The fact is that beer, beer styles, and how beer is being consumed and discussed has changed. The craft beer movement 2.0 (I consider the first movement to have occurred in the 1980s) has brought a lot of good things to those of us who crave quality beverages. On the other side of the coin there has been a growing movement rooted in the more is better theory. Subsequently we have more alcohol and more IBUs (International Bittering Units scale that essentially measures the level of hops in a given beer).
Today we have more brewers than ever before and a rapidly growing number of beer styles. In 1995 The Great American Beer Festival (GABF) identified 33 styles that they recognized in their annual competition of American beers. In 2014 the GABF’s style guide identified 90 categories with as many subcategories (180 in total).
The bulging number of styles has many contributing factors that chiefly include the innovative nature of the brewers, the re-emergence of some old and nearly forgotten styles, and a great many styles created that carry the “American-Style” prefix. In 1995 the GABF had a single category for the popular India Pale Ale (IPA) style. By 2005 the American-Style prefix could be found for the IPA, as well as 18 additional categories in the style guide.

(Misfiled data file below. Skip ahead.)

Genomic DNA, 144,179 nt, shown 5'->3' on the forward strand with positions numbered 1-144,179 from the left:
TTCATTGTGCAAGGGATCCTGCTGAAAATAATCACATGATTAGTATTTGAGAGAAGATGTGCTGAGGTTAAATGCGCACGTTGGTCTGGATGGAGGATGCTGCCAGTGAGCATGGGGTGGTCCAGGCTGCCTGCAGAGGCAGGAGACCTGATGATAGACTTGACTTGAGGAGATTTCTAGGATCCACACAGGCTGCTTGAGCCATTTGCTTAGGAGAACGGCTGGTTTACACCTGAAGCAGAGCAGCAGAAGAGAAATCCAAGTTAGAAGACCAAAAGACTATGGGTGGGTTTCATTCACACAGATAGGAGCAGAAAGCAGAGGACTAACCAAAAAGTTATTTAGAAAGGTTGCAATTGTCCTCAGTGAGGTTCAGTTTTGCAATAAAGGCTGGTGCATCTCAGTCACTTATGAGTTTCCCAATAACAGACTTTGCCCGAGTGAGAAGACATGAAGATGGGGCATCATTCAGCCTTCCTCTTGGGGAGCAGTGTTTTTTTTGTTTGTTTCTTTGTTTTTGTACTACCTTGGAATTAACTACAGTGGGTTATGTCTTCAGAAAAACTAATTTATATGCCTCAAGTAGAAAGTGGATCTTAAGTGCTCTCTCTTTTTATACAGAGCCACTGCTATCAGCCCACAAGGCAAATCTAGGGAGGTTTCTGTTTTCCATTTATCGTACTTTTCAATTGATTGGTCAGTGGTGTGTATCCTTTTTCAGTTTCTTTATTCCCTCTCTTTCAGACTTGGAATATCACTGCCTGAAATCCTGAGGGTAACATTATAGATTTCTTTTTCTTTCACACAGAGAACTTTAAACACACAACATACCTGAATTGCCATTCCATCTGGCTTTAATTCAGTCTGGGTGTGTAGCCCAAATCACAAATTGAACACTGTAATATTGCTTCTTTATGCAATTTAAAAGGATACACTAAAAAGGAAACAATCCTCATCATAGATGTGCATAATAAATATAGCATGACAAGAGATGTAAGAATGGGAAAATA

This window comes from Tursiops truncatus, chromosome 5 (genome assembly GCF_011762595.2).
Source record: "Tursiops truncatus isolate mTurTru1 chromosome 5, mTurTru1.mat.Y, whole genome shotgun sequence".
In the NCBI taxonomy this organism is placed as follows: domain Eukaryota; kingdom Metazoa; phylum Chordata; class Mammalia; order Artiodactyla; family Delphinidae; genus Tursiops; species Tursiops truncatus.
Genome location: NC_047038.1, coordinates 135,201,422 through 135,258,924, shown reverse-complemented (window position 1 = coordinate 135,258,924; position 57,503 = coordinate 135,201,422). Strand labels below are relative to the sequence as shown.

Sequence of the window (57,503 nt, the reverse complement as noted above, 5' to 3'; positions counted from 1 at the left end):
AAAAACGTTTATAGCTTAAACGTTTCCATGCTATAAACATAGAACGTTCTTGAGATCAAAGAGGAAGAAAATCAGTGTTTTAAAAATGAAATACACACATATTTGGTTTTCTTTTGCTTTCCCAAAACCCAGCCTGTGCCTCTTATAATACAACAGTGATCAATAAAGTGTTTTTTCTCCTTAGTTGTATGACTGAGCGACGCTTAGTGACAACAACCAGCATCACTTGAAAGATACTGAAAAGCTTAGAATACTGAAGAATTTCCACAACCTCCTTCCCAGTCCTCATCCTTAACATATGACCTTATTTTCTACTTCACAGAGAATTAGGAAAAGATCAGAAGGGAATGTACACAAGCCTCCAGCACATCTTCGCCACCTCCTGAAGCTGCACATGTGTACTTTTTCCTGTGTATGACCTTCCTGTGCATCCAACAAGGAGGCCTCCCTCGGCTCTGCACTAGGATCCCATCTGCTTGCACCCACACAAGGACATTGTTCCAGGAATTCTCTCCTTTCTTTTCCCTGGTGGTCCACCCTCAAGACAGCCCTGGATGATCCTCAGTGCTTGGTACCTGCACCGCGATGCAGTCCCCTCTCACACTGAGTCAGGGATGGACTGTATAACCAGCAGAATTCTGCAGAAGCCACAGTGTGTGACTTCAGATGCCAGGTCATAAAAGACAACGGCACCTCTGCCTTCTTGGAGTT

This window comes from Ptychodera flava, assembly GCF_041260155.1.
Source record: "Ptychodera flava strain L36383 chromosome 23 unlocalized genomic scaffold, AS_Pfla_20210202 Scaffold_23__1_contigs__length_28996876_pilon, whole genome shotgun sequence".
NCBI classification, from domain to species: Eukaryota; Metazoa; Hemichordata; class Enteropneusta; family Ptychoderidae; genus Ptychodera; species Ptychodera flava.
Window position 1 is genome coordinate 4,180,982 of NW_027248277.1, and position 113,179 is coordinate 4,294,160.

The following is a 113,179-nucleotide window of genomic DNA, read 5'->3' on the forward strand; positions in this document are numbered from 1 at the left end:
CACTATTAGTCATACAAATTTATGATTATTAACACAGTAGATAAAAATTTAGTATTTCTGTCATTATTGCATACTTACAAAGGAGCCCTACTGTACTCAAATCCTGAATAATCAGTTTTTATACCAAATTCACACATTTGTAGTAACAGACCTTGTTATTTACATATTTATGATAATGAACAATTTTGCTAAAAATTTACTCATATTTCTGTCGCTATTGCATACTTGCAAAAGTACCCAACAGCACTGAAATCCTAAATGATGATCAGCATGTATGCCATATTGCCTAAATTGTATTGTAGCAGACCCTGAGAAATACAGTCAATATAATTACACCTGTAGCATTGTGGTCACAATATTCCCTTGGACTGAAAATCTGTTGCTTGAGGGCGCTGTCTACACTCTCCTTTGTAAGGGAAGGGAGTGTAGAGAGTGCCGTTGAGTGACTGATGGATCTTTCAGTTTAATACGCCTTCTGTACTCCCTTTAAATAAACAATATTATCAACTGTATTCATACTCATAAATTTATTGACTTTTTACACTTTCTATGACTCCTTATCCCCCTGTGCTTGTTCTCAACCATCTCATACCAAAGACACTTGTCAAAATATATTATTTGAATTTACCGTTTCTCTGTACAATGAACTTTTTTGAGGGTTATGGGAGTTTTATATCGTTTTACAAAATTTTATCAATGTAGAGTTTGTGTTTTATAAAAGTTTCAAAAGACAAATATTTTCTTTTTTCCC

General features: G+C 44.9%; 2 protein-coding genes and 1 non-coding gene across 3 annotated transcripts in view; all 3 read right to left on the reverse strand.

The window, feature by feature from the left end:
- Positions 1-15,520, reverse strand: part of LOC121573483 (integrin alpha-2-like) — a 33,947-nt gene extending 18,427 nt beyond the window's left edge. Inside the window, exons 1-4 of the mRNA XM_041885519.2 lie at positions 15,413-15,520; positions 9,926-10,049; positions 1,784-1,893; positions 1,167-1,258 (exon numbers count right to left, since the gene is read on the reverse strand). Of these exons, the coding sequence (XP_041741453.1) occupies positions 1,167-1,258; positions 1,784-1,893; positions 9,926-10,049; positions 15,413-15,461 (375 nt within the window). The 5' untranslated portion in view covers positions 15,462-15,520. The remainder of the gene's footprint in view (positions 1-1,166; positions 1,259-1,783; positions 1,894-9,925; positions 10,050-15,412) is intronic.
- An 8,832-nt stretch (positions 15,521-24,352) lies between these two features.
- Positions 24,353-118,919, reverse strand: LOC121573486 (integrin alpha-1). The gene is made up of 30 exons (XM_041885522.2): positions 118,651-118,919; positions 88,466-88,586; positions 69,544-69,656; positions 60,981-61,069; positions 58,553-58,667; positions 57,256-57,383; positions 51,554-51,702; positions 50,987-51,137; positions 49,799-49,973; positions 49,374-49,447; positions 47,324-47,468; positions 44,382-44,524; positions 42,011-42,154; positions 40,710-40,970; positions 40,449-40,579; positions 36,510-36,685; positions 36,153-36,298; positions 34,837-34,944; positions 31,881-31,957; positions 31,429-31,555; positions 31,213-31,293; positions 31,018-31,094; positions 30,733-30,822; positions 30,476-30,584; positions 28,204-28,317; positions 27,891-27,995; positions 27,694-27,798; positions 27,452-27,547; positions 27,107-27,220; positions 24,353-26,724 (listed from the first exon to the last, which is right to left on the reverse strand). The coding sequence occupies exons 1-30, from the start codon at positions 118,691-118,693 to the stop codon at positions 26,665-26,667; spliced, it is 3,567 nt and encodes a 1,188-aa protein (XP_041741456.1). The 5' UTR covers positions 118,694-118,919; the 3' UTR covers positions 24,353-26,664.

In 1995 IPA was defined as having an alcohol strength between 5–7.5% abv and IBU levels at 40 – 60. In 2014 the American-Style IPA was defined at a whopping 50-70 IBU and ABV 6.3-7.6% abv). So what was a moderately hopped and potent IPA in 1995 is now a minimum for the style.
Consider the numbers on some popular beers found in most any American craft beer bar:
- AleSmith IPA, IBU – 73, ABV – 7.25%
- Stone IPA, IBU – 77, ABV – 6.9%
- Firestone Union Jack, IBU – 70, ABV – 7.5%
If these beers were to time-machine back to 1995 they have to be entered into the Barley Wine or “Specialty/Extreme” beer categories. Today’s mainstream beers are yesterday’s extreme beers and today’s extreme beers are a bridge too far for this alcohol beverage enthusiast.
Here is a brief list of things found in beer that should never be in any beer served to me: grilled jalapeño, bacon, peanut butter, bull testicles, pizza crust, doughnuts, beard yeast (not a typo), hickory, and Oreo.
While some argue that adding everything but the kitchen sink is creative I humbly disagree. Being creative should never be confused with doing something new. I could make a beer with garden slugs. Is this creative or palatable?
In much of the “craft” beer brewing world extremes are prized over balance. Let there be no misunderstanding in regards to the craft of brewing. It requires far more skill to create a mildly hopped 5% abv ale than it does to produce a 75 IBU, 7.5% abv brew flavored with habanero peppers. High alcohol, high IBU, and potent flavors can hide a multitude of sloppy brewing practices.
An Olive Branch (no olive ale please…) from a Dedicated Session Beer Fan
A word to my beer loving contemporaries and those who seek flavor and moderation, be patient with the Millennial beer loving bartenders when seeking session beers. It’s likely that they simply don’t have a point of reference.
A word to the Millennial beer geeks, we session beer seekers are simply looking for classic styles of beers that satisfy the palate while never dulling our senses. If you’re a little curious, join us for a session.